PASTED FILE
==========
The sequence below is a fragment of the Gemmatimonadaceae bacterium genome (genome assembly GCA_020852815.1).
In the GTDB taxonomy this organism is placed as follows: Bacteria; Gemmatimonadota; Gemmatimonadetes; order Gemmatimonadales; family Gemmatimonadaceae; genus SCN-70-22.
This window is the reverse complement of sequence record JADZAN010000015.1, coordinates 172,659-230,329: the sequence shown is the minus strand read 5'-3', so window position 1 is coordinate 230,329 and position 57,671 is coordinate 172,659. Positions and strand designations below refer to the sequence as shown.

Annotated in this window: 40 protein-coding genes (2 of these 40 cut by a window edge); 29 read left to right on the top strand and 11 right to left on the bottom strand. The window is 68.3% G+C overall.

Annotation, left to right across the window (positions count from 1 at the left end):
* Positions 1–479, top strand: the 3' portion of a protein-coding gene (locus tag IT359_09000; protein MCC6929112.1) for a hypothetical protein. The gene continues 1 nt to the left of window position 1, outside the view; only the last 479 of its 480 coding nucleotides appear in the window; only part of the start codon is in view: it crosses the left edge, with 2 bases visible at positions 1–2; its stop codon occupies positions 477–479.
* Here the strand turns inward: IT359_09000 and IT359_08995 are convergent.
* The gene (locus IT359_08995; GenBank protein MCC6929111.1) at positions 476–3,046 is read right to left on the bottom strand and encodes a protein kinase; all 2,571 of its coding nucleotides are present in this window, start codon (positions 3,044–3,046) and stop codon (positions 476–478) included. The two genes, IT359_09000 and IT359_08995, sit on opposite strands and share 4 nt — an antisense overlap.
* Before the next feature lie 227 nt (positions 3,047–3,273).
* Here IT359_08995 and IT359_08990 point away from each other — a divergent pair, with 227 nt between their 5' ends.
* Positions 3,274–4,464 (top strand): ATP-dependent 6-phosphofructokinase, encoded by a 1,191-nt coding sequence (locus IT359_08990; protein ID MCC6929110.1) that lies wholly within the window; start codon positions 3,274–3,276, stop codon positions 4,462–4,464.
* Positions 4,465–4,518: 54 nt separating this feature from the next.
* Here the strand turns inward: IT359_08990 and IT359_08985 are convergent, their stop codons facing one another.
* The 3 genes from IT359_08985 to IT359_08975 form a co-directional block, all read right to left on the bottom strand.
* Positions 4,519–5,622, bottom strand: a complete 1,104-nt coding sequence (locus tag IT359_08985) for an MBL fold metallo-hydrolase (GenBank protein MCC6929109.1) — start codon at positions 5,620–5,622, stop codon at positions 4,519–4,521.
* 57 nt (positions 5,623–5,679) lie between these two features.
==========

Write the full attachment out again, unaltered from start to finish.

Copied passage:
The sequence below is a fragment of the Gemmatimonadaceae bacterium genome (genome assembly GCA_020852815.1).
In the GTDB taxonomy this organism is placed as follows: Bacteria; Gemmatimonadota; Gemmatimonadetes; order Gemmatimonadales; family Gemmatimonadaceae; genus SCN-70-22.
This window is the reverse complement of sequence record JADZAN010000015.1, coordinates 172,659-230,329: the sequence shown is the minus strand read 5'-3', so window position 1 is coordinate 230,329 and position 57,671 is coordinate 172,659. Positions and strand designations below refer to the sequence as shown.

Annotated in this window: 40 protein-coding genes (2 of these 40 cut by a window edge); 29 read left to right on the top strand and 11 right to left on the bottom strand. The window is 68.3% G+C overall.

Annotation, left to right across the window (positions count from 1 at the left end):
* Positions 1–479, top strand: the 3' portion of a protein-coding gene (locus tag IT359_09000; protein MCC6929112.1) for a hypothetical protein. The gene continues 1 nt to the left of window position 1, outside the view; only the last 479 of its 480 coding nucleotides appear in the window; only part of the start codon is in view: it crosses the left edge, with 2 bases visible at positions 1–2; its stop codon occupies positions 477–479.
* Here the strand turns inward: IT359_09000 and IT359_08995 are convergent.
* The gene (locus IT359_08995; GenBank protein MCC6929111.1) at positions 476–3,046 is read right to left on the bottom strand and encodes a protein kinase; all 2,571 of its coding nucleotides are present in this window, start codon (positions 3,044–3,046) and stop codon (positions 476–478) included. The two genes, IT359_09000 and IT359_08995, sit on opposite strands and share 4 nt — an antisense overlap.
* Before the next feature lie 227 nt (positions 3,047–3,273).
* Here IT359_08995 and IT359_08990 point away from each other — a divergent pair, with 227 nt between their 5' ends.
* Positions 3,274–4,464 (top strand): ATP-dependent 6-phosphofructokinase, encoded by a 1,191-nt coding sequence (locus IT359_08990; protein ID MCC6929110.1) that lies wholly within the window; start codon positions 3,274–3,276, stop codon positions 4,462–4,464.
* Positions 4,465–4,518: 54 nt separating this feature from the next.
* Here the strand turns inward: IT359_08990 and IT359_08985 are convergent, their stop codons facing one another.
* The 3 genes from IT359_08985 to IT359_08975 form a co-directional block, all read right to left on the bottom strand.
* Positions 4,519–5,622, bottom strand: a complete 1,104-nt coding sequence (locus tag IT359_08985) for an MBL fold metallo-hydrolase (GenBank protein MCC6929109.1) — start codon at positions 5,620–5,622, stop codon at positions 4,519–4,521.
* 57 nt (positions 5,623–5,679) lie between these two features.